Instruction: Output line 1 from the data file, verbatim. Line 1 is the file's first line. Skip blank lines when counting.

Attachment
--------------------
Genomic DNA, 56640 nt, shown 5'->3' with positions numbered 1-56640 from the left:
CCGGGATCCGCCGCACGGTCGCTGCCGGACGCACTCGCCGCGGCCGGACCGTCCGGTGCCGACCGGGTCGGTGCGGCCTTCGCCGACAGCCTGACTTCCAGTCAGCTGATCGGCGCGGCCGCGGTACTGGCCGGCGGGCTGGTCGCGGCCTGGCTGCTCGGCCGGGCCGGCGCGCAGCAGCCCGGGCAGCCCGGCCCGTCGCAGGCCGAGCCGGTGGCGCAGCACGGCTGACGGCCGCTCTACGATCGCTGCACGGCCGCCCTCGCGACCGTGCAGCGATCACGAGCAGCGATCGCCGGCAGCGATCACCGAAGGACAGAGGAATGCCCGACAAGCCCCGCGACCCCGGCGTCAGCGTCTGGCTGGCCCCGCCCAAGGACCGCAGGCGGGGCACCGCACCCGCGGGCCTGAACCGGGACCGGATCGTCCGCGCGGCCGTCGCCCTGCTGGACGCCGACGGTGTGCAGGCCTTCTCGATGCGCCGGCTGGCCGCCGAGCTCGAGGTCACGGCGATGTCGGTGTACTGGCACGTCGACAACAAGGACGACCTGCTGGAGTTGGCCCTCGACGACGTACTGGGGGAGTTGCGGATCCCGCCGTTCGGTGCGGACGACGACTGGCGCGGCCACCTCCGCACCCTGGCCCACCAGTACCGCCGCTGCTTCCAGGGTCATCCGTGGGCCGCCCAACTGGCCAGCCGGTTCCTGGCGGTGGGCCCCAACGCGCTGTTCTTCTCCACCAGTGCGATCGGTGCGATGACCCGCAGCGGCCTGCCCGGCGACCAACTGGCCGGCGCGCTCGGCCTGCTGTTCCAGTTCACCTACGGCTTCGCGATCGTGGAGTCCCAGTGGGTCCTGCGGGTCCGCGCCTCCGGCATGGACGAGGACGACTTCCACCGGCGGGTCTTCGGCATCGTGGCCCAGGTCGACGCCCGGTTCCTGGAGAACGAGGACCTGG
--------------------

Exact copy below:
Genomic DNA, 56640 nt, shown 5'->3' with positions numbered 1-56640 from the left: